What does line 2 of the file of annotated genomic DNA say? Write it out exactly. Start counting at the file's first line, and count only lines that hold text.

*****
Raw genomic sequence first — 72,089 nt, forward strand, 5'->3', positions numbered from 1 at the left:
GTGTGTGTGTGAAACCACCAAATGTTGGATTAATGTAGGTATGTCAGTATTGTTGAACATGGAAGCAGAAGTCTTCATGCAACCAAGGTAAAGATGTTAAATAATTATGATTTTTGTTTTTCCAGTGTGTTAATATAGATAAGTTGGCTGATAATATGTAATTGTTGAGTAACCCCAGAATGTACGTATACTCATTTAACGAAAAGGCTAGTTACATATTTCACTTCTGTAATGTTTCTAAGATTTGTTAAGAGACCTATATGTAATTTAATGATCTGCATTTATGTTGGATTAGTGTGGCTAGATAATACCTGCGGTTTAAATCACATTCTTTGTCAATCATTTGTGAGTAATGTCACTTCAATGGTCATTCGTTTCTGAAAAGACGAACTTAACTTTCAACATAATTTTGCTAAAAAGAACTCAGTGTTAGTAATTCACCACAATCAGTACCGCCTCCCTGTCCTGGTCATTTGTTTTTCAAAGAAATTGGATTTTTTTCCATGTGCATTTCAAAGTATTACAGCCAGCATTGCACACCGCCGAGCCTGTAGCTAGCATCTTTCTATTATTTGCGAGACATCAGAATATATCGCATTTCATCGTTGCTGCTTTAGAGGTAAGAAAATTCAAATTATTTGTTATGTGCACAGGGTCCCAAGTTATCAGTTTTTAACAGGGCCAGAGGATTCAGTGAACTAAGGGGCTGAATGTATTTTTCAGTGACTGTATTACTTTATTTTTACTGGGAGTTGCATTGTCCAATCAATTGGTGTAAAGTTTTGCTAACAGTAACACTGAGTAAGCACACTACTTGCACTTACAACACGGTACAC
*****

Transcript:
GTGTGTGTGTGAAACCACCAAATGTTGGATTAATGTAGGTATGTCAGTATTGTTGAACATGGAAGCAGAAGTCTTCATGCAACCAAGGTAAAGATGTTAAATAATTATGATTTTTGTTTTTCCAGTGTGTTAATATAGATAAGTTGGCTGATAATATGTAATTGTTGAGTAACCCCAGAATGTACGTATACTCATTTAACGAAAAGGCTAGTTACATATTTCACTTCTGTAATGTTTCTAAGATTTGTTAAGAGACCTATATGTAATTTAATGATCTGCATTTATGTTGGATTAGTGTGGCTAGATAATACCTGCGGTTTAAATCACATTCTTTGTCAATCATTTGTGAGTAATGTCACTTCAATGGTCATTCGTTTCTGAAAAGACGAACTTAACTTTCAACATAATTTTGCTAAAAAGAACTCAGTGTTAGTAATTCACCACAATCAGTACCGCCTCCCTGTCCTGGTCATTTGTTTTTCAAAGAAATTGGATTTTTTTCCATGTGCATTTCAAAGTATTACAGCCAGCATTGCACACCGCCGAGCCTGTAGCTAGCATCTTTCTATTATTTGCGAGACATCAGAATATATCGCATTTCATCGTTGCTGCTTTAGAGGTAAGAAAATTCAAATTATTTGTTATGTGCACAGGGTCCCAAGTTATCAGTTTTTAACAGGGCCAGAGGATTCAGTGAACTAAGGGGCTGAATGTATTTTTCAGTGACTGTATTACTTTATTTTTACTGGGAGTTGCATTGTCCAATCAATTGGTGTAAAGTTTTGCTAACAGTAACACTGAGTAAGCACACTACTTGCACTTACAACACGGTACAC